When a PCP realises that there is no formula of how God works with His children, the PCP would not be dogmatic on matters spiritual. It means being able to say, "I don't know" to questions such as "why did God allow my son to die?" Objectivity communicates to the patient "although I am a PCP, I am mortal like you are, my knowledge of God is limited" and that "God, and His workings are as equally mysterious to me as they are to you". For a patient, objectivity means that he/she realises that the PCP does not have any magic prayers that would drastically change his/her condition or situation, that the PCP is equally a frail human being. It also means that when hearing a person's sacred story, a PCP must respect the language and symbols the patient chooses to convey his/her sacred story. Objectivity means that the future is quite open; God could work in either way. God may choose to heal and may choose not to heal (physical healing). This standard requires a PCP to never give false hope (such as the promise of physical healing over against what those in the medical community are saying).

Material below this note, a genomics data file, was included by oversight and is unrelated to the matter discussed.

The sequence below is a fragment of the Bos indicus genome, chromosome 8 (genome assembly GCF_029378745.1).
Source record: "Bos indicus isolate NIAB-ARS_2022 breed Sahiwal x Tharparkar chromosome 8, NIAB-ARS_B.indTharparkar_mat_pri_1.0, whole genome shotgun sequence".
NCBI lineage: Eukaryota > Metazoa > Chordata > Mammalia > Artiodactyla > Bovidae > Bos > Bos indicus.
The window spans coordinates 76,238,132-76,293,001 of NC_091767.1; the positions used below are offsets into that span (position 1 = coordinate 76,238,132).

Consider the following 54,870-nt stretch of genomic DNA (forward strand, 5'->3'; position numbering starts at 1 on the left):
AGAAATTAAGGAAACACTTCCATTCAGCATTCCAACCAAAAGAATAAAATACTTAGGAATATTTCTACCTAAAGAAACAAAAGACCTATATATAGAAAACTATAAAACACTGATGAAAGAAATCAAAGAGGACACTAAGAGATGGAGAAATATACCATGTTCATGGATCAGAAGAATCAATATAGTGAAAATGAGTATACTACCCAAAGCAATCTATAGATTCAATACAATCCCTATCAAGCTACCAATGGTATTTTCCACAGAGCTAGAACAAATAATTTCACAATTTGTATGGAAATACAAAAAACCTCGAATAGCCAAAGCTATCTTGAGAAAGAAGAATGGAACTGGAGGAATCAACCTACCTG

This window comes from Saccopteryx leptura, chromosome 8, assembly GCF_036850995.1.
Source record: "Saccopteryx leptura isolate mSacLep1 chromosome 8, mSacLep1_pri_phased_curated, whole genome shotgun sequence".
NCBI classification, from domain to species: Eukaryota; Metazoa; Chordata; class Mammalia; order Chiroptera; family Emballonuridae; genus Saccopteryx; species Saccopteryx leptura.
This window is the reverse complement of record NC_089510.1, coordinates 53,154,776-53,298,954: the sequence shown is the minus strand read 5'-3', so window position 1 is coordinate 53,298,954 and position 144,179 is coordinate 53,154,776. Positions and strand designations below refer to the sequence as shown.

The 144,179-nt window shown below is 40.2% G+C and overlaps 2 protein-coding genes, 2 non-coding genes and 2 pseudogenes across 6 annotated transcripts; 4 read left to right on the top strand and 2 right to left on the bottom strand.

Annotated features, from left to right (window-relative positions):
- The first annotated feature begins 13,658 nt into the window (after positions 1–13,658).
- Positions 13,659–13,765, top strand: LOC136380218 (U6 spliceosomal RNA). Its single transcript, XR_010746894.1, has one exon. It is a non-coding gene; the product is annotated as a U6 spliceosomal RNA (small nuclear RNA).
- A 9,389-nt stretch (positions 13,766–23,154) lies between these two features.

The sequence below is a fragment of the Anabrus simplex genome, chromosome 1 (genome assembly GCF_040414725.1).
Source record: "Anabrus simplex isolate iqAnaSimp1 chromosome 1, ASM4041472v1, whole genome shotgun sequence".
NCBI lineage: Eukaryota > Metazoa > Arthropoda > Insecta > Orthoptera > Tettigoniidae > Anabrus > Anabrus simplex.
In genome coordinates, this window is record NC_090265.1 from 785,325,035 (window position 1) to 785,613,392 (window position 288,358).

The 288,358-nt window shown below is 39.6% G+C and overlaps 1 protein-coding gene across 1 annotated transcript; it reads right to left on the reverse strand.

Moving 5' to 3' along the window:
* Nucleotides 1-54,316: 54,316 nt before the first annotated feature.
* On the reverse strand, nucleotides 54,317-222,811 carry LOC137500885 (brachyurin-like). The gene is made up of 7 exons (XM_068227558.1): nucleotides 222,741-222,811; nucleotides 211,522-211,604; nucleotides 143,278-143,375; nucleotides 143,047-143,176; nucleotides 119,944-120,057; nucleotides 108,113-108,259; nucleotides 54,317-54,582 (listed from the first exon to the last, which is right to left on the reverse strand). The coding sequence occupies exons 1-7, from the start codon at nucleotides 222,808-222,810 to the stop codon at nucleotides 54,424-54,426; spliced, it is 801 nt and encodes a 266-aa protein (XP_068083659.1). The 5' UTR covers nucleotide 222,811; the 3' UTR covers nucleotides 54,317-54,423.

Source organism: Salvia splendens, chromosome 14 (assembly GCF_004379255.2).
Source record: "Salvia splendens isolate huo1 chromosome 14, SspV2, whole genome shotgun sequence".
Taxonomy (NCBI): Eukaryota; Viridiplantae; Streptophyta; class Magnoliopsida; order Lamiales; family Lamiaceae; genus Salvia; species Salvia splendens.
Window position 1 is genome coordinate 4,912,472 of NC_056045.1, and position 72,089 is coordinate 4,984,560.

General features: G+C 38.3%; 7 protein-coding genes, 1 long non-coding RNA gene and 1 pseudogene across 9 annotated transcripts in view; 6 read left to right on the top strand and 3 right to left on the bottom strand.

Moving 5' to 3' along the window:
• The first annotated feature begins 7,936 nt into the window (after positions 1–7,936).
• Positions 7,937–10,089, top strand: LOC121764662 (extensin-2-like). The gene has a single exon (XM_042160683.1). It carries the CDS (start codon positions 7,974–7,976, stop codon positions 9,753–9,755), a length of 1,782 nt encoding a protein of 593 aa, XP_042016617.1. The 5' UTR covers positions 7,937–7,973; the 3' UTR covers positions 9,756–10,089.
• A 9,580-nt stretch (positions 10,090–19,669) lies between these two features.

Finally, objectivity for the PCPs means that they are able to hold in creative tension both the physical and spiritual realities. This, for example, means that at times when patient's prognosis may be grave, a PCP may have to help a patient face up with this reality while at the same time upholding the reality of life to come and thus giving a patient hope beyond this life.